Wednesday, September 12, 2012

That Day

A customer told me. We were on the phone; I was trying to fix some inconsequential computer problem for him, and he told me the World Trade Center had been hit by a plane. I'm a long way from New York and the Twin Towers had never really been on my radar, so it took me a little while to understand. Soon we had a TV set up in a conference room and between calls we clustered around it, watching as the first impact was played and replayed, then the second. I remember being awed by the way in which the towers collapsed, floor dropping straight onto floor within spiky aluminum ribs, stacking in a strangely deliberate fashion, as if the whole thing was orchestrated by a demolitions expert. In a disaster movie the building would have swayed and splattered across the city, crushing everything around. This was graceful, even beautiful.

The announcers told us 50,000 people worked in each tower. I nearly vomited.

Within an hour we had been evacuated from our building, the tallest in Denver, and left to our own devices. I called my husband who reacted by focusing even more intently on his work. I got in my car and headed to the nearest blood bank. The only thing I could think to offer to the lost souls so far away was a part of my physical self, as if a pint of my blood could heal the savage wounds they had just suffered.

The drive down was quiet. I listened to NPR, hearing the same few words over and over and over. The roads were practically silent, drivers solicitous in our common shock. Everyone moved slowly, cautiously, feeling fragile. At the blood bank hundreds of us sat in clusters, united yet solitary as we waited for a cot. I buried myself in my book. I was exhausted by the repeating footage on the television, impatient for facts. I finished 500 pages while I waited. I have no idea what I read.

The technician wouldn't listen, insisted on my right arm. She poked and poked and poked me, unable to find a vein, distracted by her own shock. I said nothing, as if her shaking hands were my penance for the good fortune of living so far away. Finally, after the fourth or fifth try, she switched arms and the blood flowed like relief. Afterward I went home and puttered as the radio continued to spew nothingness, telling me again that 50,000 people worked in each of those buildings.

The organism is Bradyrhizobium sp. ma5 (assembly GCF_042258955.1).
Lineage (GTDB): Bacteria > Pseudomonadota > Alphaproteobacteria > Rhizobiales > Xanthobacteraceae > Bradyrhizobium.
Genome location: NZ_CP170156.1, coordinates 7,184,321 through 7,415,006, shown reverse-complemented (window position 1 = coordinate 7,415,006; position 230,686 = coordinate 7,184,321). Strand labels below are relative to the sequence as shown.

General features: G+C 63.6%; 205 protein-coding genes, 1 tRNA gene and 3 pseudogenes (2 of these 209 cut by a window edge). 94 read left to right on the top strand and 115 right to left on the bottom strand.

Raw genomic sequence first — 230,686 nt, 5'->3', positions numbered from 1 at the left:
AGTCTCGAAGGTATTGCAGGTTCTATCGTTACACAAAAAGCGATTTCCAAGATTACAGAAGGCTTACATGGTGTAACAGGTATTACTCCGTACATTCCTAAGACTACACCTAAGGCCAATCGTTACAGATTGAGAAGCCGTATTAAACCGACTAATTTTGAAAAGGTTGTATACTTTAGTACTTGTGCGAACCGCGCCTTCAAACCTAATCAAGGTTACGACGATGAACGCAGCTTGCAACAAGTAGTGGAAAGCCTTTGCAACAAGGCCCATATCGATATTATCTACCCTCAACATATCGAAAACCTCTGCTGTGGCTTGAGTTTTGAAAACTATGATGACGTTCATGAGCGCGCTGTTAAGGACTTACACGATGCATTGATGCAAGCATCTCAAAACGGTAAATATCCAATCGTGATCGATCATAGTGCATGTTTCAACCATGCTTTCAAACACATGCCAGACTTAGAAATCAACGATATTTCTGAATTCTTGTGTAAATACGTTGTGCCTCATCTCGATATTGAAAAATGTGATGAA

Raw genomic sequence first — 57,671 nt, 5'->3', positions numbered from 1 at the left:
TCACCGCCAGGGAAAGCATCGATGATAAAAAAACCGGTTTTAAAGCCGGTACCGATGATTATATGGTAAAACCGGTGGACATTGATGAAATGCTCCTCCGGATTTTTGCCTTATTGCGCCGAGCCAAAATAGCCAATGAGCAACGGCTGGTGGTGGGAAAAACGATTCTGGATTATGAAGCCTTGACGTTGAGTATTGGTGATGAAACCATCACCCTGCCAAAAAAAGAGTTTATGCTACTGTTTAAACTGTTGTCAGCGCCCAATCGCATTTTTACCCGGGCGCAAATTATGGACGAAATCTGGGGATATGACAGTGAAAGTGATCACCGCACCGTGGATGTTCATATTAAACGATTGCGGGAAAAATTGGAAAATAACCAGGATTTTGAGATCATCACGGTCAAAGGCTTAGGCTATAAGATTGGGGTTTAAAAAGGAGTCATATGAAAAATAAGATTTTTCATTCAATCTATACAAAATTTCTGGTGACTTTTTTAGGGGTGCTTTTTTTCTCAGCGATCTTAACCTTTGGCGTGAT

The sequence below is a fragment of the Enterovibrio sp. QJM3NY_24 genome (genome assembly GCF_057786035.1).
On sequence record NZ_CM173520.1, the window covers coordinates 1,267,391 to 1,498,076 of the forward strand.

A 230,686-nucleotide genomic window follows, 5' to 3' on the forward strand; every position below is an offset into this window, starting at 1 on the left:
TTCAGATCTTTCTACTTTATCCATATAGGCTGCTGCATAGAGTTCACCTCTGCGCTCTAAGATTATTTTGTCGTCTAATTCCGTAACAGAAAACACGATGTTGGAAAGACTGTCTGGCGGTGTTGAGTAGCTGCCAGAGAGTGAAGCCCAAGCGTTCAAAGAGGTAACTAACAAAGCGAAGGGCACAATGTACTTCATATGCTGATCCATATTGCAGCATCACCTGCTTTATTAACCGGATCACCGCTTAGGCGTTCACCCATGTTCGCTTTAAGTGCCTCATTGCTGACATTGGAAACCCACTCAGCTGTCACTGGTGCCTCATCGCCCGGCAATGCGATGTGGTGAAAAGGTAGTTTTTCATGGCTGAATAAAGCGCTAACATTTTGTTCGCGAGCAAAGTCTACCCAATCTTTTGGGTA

There were no patients needing my donation. I've always wondered if it was even used.

I don't remember that evening, or the next few days. I worked. When I left the company years later I found a bad poem I had written the next day trying to make sense of the fact that I was there, working, making phone calls, fixing computer issues, while ash still fell and walls were increasingly obscured by grief on paper. My helplessness expanded to fill the hours in those weeks.

Sometime later we started hearing real numbers. 50,000 dropped to 20,000, then 15,000. My cousins were okay. 7,000 dead. Old friends found ways of saying they were safe. 5,000. I rejoiced in stories of reunion. Finally they decided that fewer than 3,000 died in the attacks.

That day was awful beyond compare. The weeks following were apocalyptic. I still duck when planes fly low over head. But gradually I have been saddled with a guilty sense of relief. It could have been so much worse.

1 comment:

  1. Beautifully written.

    When I heard those numbers, those insane numbers, somehow my brain turned off -- it was too horrible to contemplate. Somehow, when I saw the collapse, when I talked with my husband (whose building at work was designed the same way, as a fire-safety feature), I knew deep inside that there would be no survivors.
    Instead, there is just us... the many of us who watched in horrified disbelief and lived to discuss it 11 years later.

    I live under one of the flight patterns for the local Air Force Base, as well as the airport. Occasionally the atmosphere is "just right" for an unusually loud flyover. I worry each time.